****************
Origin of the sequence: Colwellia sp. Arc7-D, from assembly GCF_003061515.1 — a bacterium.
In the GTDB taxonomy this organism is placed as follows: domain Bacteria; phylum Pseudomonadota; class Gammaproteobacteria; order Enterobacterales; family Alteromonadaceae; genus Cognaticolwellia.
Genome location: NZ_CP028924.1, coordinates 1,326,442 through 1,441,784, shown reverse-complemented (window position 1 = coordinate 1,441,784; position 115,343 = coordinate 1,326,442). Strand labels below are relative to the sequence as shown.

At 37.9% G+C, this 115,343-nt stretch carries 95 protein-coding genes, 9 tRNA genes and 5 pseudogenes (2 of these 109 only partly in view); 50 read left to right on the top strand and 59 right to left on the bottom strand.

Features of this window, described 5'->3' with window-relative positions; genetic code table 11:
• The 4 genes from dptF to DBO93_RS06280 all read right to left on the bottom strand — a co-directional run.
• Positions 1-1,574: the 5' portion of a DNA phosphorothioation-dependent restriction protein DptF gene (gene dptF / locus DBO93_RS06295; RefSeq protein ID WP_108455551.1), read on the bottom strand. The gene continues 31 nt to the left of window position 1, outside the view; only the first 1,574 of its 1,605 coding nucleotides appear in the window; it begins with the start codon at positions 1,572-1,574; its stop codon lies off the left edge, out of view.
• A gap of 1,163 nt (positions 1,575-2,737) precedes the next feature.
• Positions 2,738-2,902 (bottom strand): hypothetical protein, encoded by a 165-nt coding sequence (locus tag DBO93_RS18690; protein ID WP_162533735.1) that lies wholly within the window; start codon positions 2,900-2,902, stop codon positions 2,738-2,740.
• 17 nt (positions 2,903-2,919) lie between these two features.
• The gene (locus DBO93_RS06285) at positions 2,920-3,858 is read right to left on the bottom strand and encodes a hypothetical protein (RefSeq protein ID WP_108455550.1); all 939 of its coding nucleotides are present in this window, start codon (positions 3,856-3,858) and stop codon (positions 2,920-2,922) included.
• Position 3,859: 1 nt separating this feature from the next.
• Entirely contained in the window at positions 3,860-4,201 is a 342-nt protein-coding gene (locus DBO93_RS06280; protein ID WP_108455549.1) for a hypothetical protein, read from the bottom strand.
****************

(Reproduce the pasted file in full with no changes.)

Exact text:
Origin of the sequence: Colwellia sp. Arc7-D, from assembly GCF_003061515.1 — a bacterium.
In the GTDB taxonomy this organism is placed as follows: domain Bacteria; phylum Pseudomonadota; class Gammaproteobacteria; order Enterobacterales; family Alteromonadaceae; genus Cognaticolwellia.
Genome location: NZ_CP028924.1, coordinates 1,326,442 through 1,441,784, shown reverse-complemented (window position 1 = coordinate 1,441,784; position 115,343 = coordinate 1,326,442). Strand labels below are relative to the sequence as shown.

At 37.9% G+C, this 115,343-nt stretch carries 95 protein-coding genes, 9 tRNA genes and 5 pseudogenes (2 of these 109 only partly in view); 50 read left to right on the top strand and 59 right to left on the bottom strand.

Features of this window, described 5'->3' with window-relative positions; genetic code table 11:
• The 4 genes from dptF to DBO93_RS06280 all read right to left on the bottom strand — a co-directional run.
• Positions 1-1,574: the 5' portion of a DNA phosphorothioation-dependent restriction protein DptF gene (gene dptF / locus DBO93_RS06295; RefSeq protein ID WP_108455551.1), read on the bottom strand. The gene continues 31 nt to the left of window position 1, outside the view; only the first 1,574 of its 1,605 coding nucleotides appear in the window; it begins with the start codon at positions 1,572-1,574; its stop codon lies off the left edge, out of view.
• A gap of 1,163 nt (positions 1,575-2,737) precedes the next feature.
• Positions 2,738-2,902 (bottom strand): hypothetical protein, encoded by a 165-nt coding sequence (locus tag DBO93_RS18690; protein ID WP_162533735.1) that lies wholly within the window; start codon positions 2,900-2,902, stop codon positions 2,738-2,740.
• 17 nt (positions 2,903-2,919) lie between these two features.
• The gene (locus DBO93_RS06285) at positions 2,920-3,858 is read right to left on the bottom strand and encodes a hypothetical protein (RefSeq protein ID WP_108455550.1); all 939 of its coding nucleotides are present in this window, start codon (positions 3,856-3,858) and stop codon (positions 2,920-2,922) included.
• Position 3,859: 1 nt separating this feature from the next.
• Entirely contained in the window at positions 3,860-4,201 is a 342-nt protein-coding gene (locus DBO93_RS06280; protein ID WP_108455549.1) for a hypothetical protein, read from the bottom strand.